Brand building through storytelling

The truth about looking younger

Once upon a time, when the Fab Four were still making music and airlines served hot meals in economy class (followed by free cigarettes), I did everything I could to look older. I practiced a world-weary gaze, lined my eyes with black mascara and wore outsize Mexican earrings that gave my round teenage cheeks an air of louche glamour. So I thought, anyway.

Rona Age 19 (3)First I counted on these tactics to get me into bars. With the addition of a bra, they got me into the publishing business in the dying days of the flower power era. I later traded my peasant skirts for a navy blue suit and positively reveled in my gravitas. By God, the guys in the boardroom would know I meant business!

I had always looked embarrassingly young for my years—latest-blooming breasts in my junior high class, most girlish new mother on the block. Strangers would exclaim, as they peered into my baby’s stroller, “You must be so proud of your beautiful little brother!” I thought I’d always have this problem.

Well into adult life, I swore I would never waste a nickel on expensive creams that purport to stop time. Easy for me to say—I was still getting carded. That changed soon enough. Next thing I knew, I had a cream for brown spots, a cream for wrinkles and a highly specialized potion, distilled from the petals of rare alpine flowers, for the “delicate tissues” around my eyes. I bought a ticket to a museum and was offered the seniors’ discount. Me, a senior? Hey, I’m only 57. I read the fine print: “seniors” were 55-plus. At last I’d achieved what once seemed impossible: I looked my age. And I didn’t like it one damn bit.

Among the nicest things anyone can say to me now is “You look 10 years younger.” The only people who ever tell me this are past 50 themselves—my fellow travelers on the road to seniorhood. Call me deluded, but I do my best to believe them.

Some would argue that I’m setting my sights too low with this “10 years younger” business. Thanks to the wonders of surgery, a woman can erase 20 years. While strolling through my neighbourhood one summer day, I passed the blooming daughter of my famously gorgeous classmate Liz. Who else could she be but Liz’s daughter, with that lush blonde mane, those Lauren Bacall cheekbones and that “If you want me, just whistle” strut? I knew Liz had a daughter, who surely had never heard of me. Now here she was, so close I could count the spangles on her midriff-baring T shirt. Her full lips parted in a smile of recognition: “Hi, Rona.” By God, it was Liz—buffed, polished and lifted to Stepford-ish perfection.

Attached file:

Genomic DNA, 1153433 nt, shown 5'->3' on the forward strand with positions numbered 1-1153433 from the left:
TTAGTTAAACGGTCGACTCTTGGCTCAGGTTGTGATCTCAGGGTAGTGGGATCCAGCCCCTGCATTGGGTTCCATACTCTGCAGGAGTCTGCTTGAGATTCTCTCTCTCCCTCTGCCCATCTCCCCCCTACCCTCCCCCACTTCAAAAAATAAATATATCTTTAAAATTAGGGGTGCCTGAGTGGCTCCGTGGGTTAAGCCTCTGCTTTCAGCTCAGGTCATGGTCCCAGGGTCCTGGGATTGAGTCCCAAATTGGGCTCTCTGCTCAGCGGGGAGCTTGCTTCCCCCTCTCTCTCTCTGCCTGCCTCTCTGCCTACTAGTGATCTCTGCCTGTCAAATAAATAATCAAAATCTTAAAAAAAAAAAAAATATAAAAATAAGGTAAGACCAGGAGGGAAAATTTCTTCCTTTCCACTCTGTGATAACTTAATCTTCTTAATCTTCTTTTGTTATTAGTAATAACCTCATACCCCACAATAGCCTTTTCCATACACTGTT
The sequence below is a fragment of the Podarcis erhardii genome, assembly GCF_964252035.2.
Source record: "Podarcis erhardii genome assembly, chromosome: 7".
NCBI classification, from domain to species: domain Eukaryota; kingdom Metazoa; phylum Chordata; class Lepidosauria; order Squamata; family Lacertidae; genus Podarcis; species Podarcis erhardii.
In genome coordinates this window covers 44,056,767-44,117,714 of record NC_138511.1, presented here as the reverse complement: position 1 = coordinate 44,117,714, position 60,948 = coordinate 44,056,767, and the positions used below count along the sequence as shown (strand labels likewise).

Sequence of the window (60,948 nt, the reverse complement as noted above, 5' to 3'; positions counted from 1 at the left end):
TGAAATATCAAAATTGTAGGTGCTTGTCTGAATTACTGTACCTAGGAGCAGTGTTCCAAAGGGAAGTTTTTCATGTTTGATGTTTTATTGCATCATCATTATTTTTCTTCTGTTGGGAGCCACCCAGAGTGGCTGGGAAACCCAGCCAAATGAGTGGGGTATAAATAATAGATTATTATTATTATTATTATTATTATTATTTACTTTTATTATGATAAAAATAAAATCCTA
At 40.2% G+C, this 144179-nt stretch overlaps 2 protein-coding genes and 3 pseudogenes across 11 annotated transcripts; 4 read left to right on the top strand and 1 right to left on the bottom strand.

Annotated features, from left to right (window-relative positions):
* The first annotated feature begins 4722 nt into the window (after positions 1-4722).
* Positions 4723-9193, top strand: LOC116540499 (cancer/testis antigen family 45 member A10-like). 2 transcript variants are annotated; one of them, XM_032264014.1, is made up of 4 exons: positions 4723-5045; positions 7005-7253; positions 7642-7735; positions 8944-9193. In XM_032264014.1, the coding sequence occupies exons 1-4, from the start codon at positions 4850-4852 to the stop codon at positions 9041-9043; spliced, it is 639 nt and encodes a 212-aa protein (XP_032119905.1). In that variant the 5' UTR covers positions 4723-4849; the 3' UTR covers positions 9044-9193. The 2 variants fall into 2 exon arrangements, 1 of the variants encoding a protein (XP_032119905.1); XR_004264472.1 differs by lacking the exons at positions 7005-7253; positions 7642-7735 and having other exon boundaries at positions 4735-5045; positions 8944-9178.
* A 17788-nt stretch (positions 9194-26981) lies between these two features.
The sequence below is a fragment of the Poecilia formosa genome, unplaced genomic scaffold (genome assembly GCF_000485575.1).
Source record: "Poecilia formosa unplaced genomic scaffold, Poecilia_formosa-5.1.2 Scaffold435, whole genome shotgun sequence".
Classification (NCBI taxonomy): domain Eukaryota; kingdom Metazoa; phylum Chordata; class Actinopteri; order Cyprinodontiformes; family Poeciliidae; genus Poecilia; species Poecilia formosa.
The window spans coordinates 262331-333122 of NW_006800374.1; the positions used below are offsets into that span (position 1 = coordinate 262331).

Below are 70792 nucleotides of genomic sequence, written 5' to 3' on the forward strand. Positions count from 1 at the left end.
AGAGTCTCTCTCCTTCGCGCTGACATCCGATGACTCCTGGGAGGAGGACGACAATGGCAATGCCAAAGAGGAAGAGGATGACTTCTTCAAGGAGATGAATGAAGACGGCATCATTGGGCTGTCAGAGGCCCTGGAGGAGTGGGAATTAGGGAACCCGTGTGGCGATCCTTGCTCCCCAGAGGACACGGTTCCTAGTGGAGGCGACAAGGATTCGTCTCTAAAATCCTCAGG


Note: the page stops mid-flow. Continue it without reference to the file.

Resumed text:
I missed the weathered beauty she had cast aside. With her faintly craggy features and skin-tight jeans, the old Liz exuded a thrilling defiance of time. The new Liz looked as untouched by life as a doll in a cellophane package.

I’m not about to follow her example, but I’m always on the lookout for less drastic ways to look youthful, if not exactly young. Here are a few things I’ve learned so far:

Don’t wear anything that hurts. The pointy-toed pumps I could hardly walk in, the tight suit that pinched like hell if I ate more than one asparagus spear, the cool clip-ons that grabbed my ears the way a clothespin grabs the line…it all made me frown. Instead of buying Botox injections, I gave the offending gear to charity.

Get out of black. A little is fine; an unbroken swath drains all the colour from the midlife face. I should know; I once had a closetful of black. My Mother Superior palette used to say, “Don’t mess with me; I’m on intimate terms with the highest authority.”

I’ve found other ways to express my confidence. If I ever need a cane, I’ll buy a bright red one—and I won’t hesitate to bang it for effect.

Dress to please yourself, not the fashion mavens. They’ve declared that black is hot this year, which goes to show that their dictates are strictly for the young. But what can we expect from the cabal of spoilsports who tried to foist baby doll frippery on grownup women?

My role models in style are the freewheeling types who know their best look and stick to it, as Diane Keaton has been doing with panache since Annie Hall. You’ll never catch me in a tie, but I have my own standbys—flowing scarves, broad-brimmed hats—that make me smile whenever I reach for them.

Do what you love. The most vibrant-looking people I know, of any age, have a passion for challenge. One friend took up flying in her 70s. Another, weeks before her death at 91, was correcting the proofs for her latest article on modern Quebec poetry.

Loosen up. I’m a fine one to talk; it’s been months since my last yoga class. Maybe that’s why I keep thinking of my yoga teacher’s maxim: “You don’t get old and stiff. You get stiff—and then you get old.”

She must have had 15 years on me but her joints, unlike mine, never cracked and her smallest gestures had a dancer’s grace. Instead of sucking in her tummy (which creates needless tension around the inner organs), she achieved the same effect by lengthening through the spine. Someday! Maybe even tomorrow.

Meanwhile, I try to keep a sense of perspective when it comes all matters involving age and looks. The day will come when looking 10 years younger means looking not a day over 75. I’m not thrilled about that, but at least I have some time to get used to the idea. And besides, consider the alternative.

Posted by Rona

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